Detroit Lions special team coordinator Dave Fipp is quite the storyteller. Ask him any question, and there’s a 20% chance he’ll go off on a tangent, recanting a lesson he’s learned in his life or a memory from 20 years ago.
Sunday’s game against the San Francisco 49ers will be a homecoming of sorts for Fipp. Not only did Fipp grow up in California, but he coached at Cal Poly, San Jose State, and his first crack at the NFL was with—you guessed it the 49ers back in 2008 as the team’s assistant special teams coach.
When asked about returning “home,” Fipp dove into a story on how exactly he got that 49ers job, and the important lesson he learned that has stayed with him over the next 15 years.
It began at the University of Arizona, where Fipp was a graduate assistant. After a change at head coach for the program, Fipp was hoping to step into the defensive assistant role, but the new coach brought in his own preferred coach for the position, Jeff Rodgers.
Fipp eventually followed another peer to Cal Poly, and it was there that he got a random phone call. It was Rodgers—the man who took his job at Arizona. Rodgers was looking to Fipp for some guidance on a project that Fipp had had some experience with. At first, Fipp was incredulous.
“I’m kind of like, ‘Help you out? You just took my job.,’’ Fipp told the media on Thursday.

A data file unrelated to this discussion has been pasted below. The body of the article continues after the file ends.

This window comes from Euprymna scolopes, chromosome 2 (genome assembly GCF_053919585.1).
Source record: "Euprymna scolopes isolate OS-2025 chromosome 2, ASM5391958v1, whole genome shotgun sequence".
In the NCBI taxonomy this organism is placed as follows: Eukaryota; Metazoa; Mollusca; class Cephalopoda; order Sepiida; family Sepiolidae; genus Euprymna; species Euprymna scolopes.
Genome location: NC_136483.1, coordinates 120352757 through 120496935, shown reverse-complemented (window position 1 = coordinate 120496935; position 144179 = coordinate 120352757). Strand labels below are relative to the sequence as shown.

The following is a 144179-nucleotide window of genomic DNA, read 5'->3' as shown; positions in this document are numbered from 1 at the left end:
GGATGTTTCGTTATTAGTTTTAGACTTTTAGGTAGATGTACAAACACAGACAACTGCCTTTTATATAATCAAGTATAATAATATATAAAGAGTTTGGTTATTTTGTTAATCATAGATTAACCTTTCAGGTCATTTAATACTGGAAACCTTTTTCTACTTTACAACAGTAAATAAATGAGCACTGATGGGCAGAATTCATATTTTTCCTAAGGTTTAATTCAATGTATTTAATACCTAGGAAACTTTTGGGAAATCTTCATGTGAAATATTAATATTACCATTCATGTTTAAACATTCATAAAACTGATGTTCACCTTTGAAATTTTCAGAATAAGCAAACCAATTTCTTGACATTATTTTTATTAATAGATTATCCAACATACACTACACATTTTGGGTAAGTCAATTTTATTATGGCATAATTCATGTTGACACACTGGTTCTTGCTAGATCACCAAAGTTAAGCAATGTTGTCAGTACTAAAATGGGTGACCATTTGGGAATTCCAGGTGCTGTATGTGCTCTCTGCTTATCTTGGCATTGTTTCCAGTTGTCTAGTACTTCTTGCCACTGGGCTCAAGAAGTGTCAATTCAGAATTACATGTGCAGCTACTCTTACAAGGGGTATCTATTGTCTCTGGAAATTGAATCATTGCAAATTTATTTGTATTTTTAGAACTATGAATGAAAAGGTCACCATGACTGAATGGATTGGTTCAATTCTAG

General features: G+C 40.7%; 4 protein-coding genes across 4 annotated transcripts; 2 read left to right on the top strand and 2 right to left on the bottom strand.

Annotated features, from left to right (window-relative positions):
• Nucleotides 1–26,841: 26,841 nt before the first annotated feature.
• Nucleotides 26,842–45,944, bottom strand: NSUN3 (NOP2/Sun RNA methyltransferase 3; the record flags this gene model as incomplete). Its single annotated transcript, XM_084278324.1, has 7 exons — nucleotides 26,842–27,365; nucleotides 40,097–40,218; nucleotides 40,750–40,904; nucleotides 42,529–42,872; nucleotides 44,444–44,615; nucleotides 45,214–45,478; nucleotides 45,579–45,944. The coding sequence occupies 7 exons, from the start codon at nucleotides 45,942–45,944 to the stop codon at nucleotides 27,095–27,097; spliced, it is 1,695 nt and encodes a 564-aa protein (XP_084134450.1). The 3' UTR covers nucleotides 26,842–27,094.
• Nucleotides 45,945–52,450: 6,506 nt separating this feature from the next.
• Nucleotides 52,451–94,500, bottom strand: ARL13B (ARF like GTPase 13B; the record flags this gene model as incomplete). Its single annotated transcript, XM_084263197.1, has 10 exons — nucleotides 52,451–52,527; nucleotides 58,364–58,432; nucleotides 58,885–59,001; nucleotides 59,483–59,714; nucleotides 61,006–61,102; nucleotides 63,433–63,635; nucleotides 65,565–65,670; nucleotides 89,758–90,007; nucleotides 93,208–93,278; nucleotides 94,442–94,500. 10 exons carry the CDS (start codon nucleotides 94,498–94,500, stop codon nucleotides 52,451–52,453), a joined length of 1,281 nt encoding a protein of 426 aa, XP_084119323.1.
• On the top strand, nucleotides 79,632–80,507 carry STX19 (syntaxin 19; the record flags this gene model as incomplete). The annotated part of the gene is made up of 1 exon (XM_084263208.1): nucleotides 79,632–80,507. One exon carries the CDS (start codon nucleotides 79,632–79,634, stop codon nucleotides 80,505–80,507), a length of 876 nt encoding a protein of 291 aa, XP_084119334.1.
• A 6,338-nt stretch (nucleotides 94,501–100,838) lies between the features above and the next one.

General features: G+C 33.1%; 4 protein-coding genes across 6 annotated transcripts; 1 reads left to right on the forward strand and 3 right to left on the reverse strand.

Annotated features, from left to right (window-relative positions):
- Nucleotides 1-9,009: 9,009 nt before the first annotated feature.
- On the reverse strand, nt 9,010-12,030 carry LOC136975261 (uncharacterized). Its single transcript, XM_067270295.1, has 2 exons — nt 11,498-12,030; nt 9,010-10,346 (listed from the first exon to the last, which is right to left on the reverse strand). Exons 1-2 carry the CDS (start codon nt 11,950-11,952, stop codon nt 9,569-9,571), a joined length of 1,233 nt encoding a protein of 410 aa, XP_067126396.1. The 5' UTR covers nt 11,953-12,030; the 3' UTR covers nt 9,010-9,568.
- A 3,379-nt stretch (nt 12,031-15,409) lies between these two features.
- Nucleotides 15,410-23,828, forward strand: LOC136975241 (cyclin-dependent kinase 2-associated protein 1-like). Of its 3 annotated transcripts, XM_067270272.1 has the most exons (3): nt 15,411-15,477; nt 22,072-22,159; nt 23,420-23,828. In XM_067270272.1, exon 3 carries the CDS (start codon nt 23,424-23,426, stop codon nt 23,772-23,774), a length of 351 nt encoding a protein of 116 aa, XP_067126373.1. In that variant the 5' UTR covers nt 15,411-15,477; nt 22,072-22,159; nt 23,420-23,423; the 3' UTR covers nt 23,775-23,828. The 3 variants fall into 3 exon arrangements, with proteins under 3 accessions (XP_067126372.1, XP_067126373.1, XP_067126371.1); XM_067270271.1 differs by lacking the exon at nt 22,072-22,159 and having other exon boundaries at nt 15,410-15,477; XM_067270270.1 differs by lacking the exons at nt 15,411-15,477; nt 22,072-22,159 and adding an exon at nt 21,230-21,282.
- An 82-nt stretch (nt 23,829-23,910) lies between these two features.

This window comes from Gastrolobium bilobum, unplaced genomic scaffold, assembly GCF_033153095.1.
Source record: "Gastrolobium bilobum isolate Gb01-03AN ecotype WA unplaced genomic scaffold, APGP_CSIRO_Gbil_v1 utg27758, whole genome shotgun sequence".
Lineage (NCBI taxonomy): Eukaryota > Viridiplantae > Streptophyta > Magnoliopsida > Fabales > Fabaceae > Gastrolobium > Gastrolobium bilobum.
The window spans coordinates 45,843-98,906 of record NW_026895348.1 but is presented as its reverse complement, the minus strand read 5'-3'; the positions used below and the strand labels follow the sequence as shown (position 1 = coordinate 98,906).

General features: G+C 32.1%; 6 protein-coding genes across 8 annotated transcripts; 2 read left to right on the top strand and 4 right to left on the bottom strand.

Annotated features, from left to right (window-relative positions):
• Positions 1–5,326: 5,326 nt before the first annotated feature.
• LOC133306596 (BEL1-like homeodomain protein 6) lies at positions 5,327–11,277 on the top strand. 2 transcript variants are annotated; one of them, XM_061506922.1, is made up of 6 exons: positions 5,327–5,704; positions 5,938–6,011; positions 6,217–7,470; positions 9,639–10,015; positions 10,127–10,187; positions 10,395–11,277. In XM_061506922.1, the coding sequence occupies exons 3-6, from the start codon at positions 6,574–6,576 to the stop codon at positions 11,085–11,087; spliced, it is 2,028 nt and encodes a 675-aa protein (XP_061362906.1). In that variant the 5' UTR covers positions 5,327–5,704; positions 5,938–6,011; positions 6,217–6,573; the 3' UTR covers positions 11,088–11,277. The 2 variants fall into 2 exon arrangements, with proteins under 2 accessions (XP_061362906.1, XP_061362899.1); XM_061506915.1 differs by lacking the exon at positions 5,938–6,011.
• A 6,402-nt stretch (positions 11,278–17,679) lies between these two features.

But eventually, he put his differences aside and helped him out. After all, it wasn’t Rodgers’ fault that he was tagged for the job.
That good deed would end up paying dividends. Eventually, Rodgers landed a job with the 49ers as the assistant special teams coach. When Rodgers left in 2008 to become the Kansas State special teams coordinator, he made one more call to Fipp.
“He calls me up and he says, ‘Hey, man, I just want to give you a heads up, I gave your name to the head coach and the special teams coordinator,’” Fipp recalled.
That endorsement was all 49ers head coach Mike Nolan needed. Fipp immediately was hired to Rodgers’ vacancy, and since then, Fipp hasn’t left the NFL ranks. He would remain in San Francisco for the next three years, spend two years with the Dolphins, and eight years with the Eagles, before landing in Detroit for the past three seasons.
Fipp has passed this story down to his kids as an important lesson professionally and personally.
“Don’t burn bridges. You just never know (when) it’s going to come back.”